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  • 08/04/17

    Professor Thomas Hoye receives a 2017 ACS Arthur C. Cope Scholar Award

Professor Thomas Hoye has received a 2017 American Chemical Society (ACS) Arthur C. Cope Scholar Award, recognized for his excellence in organic chemistry. He will be honored at the fall 2017 ACS National Meeting in Washington, D.C. He will be participating in the Cope Award Symposium, Tuesday, Aug. 22, presenting his lecture, "Three-component hexadehydro-Diels-Alder (HDDA) reactions," at 2:20 p.m. Rooms 202A/B, Walter E. Washington Convention Center.

Hoye and his research group explore synthetic organic chemistry. Their studies are motivated principally both by what they make as well as how they make things. They synthesize compounds that have potential as active agents in, for example, new pharmaceuticals or organic light-emitting diodes (OLED). They also develop new reactions and new strategies that enable other synthetic chemists to improve the ways that they make the novel compounds that fuel their own research projects.

A major focus of Hoye's research is natural product chemical synthesis. His group has reported the total synthesis of eight structurally complex secondary metabolites in the last decade. An additional hallmark of Hoye's research program is its considerable breadth. His research encompasses the development of new synthetic methods; the development of new nuclear magnetic resonance-based strategies for determination of absolute and relative configurations, including computational approaches; natural product structure determination (e.g., sea lamprey pheromones); organometallic chemistry; polymer synthesis; development of sustainable materials from biorenewable resources; mechanistic organic chemistry; medicinal chemistry; spontaneous, non-enzyme-catalyzed events in the biosynthesis of natural products; and the development of new prodrugs and block polymer-based nanoparticles for drug and prodrug delivery.

Members of Hoye's research group have recently established that benzynes, arguably the most versatile of all the reactive intermediates in organic chemistry, can generally and practically be formed simply by heating appropriate triyne precursors. His group termed this the hexadehydro-Diels–Alder (HDDA) reaction. They have also gained many new mechanistic insights about the ensuing in situ trapping reactions, which include a number of unprecedented classes of transformation: e.g., the aromatic ene reaction and an alkane dehydrogenation reaction. This novel strategy for generating and trapping benzynes—HDDA cascades—provides a fundamentally new approach for the synthesis of useful new benzenoid compounds. The most recent outgrowth of this aspect of his program is the discovery of the pentadehydro-Diels–Alder (PDDA) reaction.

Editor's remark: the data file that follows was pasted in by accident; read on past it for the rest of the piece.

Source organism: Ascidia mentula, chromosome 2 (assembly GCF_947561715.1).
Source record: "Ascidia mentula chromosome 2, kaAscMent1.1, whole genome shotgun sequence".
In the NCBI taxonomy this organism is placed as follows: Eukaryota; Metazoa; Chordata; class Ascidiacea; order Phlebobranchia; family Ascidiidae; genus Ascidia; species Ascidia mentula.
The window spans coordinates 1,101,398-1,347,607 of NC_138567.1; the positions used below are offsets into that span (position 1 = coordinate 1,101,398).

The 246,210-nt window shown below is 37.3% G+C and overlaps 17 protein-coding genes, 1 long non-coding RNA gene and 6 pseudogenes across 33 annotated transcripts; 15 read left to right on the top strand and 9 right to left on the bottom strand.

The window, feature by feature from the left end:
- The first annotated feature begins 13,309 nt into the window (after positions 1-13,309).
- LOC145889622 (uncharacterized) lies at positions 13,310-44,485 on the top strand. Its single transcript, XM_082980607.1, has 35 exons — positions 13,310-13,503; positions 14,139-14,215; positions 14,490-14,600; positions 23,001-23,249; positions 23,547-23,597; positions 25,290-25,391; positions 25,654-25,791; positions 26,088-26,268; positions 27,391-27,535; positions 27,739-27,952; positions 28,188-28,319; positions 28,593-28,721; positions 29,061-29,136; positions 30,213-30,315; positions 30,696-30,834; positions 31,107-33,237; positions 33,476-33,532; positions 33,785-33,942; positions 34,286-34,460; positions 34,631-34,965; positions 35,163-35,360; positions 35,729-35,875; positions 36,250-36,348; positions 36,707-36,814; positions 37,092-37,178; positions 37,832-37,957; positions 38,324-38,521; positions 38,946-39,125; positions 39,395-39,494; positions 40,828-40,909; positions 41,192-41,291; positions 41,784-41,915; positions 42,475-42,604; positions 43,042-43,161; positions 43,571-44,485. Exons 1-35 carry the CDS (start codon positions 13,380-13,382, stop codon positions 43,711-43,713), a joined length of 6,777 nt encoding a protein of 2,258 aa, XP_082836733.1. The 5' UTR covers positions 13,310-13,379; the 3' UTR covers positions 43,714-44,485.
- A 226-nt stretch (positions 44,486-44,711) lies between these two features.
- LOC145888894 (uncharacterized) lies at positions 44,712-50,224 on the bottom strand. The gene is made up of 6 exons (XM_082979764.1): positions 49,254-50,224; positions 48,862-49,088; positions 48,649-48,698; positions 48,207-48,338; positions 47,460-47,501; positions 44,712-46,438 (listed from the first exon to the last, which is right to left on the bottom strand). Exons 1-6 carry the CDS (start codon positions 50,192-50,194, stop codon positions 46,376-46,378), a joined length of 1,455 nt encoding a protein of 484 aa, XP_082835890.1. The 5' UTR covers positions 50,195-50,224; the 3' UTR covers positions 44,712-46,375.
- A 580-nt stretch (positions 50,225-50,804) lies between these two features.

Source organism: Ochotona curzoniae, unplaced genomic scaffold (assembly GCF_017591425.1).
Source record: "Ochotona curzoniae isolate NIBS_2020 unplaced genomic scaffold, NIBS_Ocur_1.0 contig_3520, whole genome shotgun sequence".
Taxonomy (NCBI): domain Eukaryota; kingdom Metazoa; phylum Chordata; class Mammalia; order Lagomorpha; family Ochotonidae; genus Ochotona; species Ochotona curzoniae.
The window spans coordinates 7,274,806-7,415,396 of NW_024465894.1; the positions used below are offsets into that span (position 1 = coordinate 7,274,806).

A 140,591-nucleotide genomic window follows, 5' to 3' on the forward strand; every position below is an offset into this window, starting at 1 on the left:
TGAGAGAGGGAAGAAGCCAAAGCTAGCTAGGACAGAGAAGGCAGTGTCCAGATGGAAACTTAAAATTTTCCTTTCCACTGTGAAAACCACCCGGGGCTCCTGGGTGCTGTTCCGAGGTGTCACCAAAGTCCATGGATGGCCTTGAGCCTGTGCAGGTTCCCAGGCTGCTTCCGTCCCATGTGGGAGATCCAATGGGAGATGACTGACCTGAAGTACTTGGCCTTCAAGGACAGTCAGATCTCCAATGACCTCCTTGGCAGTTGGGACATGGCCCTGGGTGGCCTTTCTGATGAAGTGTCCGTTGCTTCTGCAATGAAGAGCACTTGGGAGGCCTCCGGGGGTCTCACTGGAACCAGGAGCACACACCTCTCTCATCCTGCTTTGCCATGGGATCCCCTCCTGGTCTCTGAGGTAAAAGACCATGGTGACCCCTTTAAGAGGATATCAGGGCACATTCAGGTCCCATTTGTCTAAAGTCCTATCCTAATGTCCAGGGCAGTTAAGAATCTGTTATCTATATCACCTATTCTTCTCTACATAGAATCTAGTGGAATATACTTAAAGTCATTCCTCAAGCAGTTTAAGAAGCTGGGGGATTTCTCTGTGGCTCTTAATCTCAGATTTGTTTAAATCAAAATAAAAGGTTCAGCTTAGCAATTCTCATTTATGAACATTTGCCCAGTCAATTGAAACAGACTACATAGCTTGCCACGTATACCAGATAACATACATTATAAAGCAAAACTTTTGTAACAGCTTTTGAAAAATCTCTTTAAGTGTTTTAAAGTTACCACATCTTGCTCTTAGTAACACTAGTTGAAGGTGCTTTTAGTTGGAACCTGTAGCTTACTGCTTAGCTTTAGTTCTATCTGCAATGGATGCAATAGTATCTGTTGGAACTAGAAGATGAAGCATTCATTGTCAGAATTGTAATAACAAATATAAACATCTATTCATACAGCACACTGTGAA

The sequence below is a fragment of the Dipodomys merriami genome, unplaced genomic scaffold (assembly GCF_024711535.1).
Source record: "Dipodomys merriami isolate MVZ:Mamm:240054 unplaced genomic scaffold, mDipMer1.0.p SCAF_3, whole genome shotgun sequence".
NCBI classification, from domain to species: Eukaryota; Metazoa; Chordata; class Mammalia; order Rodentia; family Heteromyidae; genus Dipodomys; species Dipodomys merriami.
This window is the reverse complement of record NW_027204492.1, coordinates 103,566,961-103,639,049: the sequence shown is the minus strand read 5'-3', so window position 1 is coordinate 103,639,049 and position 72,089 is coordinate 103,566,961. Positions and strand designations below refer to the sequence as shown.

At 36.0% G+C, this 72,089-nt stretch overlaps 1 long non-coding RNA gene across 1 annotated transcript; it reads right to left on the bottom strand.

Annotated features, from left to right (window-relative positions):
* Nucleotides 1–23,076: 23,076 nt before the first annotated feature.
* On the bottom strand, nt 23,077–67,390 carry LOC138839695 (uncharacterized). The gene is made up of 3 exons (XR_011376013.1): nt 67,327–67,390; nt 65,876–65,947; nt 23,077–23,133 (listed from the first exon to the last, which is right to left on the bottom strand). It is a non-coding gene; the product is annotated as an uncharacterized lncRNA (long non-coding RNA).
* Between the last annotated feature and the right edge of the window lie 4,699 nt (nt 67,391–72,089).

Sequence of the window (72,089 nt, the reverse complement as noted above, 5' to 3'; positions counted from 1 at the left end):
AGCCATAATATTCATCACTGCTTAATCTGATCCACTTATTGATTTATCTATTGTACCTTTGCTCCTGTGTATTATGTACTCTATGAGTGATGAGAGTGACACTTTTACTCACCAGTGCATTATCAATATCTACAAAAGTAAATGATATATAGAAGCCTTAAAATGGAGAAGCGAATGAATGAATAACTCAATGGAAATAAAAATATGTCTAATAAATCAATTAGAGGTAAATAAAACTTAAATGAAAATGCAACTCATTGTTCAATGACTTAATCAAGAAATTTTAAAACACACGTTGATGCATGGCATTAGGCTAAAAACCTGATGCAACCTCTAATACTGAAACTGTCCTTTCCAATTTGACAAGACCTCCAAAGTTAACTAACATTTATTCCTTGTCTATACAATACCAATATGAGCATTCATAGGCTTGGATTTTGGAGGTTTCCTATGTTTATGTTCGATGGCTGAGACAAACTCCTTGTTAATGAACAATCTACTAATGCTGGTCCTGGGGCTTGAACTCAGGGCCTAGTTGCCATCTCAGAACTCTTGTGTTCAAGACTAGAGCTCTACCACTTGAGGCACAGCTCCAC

Hoye received his bachelor and master degrees from Bucknell University and earned his doctorate at Harvard University. He joined the University of Minnesota chemistry faculty in 1976. His accomplishments in organic chemistry have been recognized at the local, state, national, and international levels. Among his recent awards are the 2016 Royal Society of Chemistry's Robert Robinson Award, 2015 Ernest Guenther Award in the Chemistry of Natural Products from the American Chemical Society, and the 2014 Minnesota Award from the Minnesota Section of the American Chemical Society.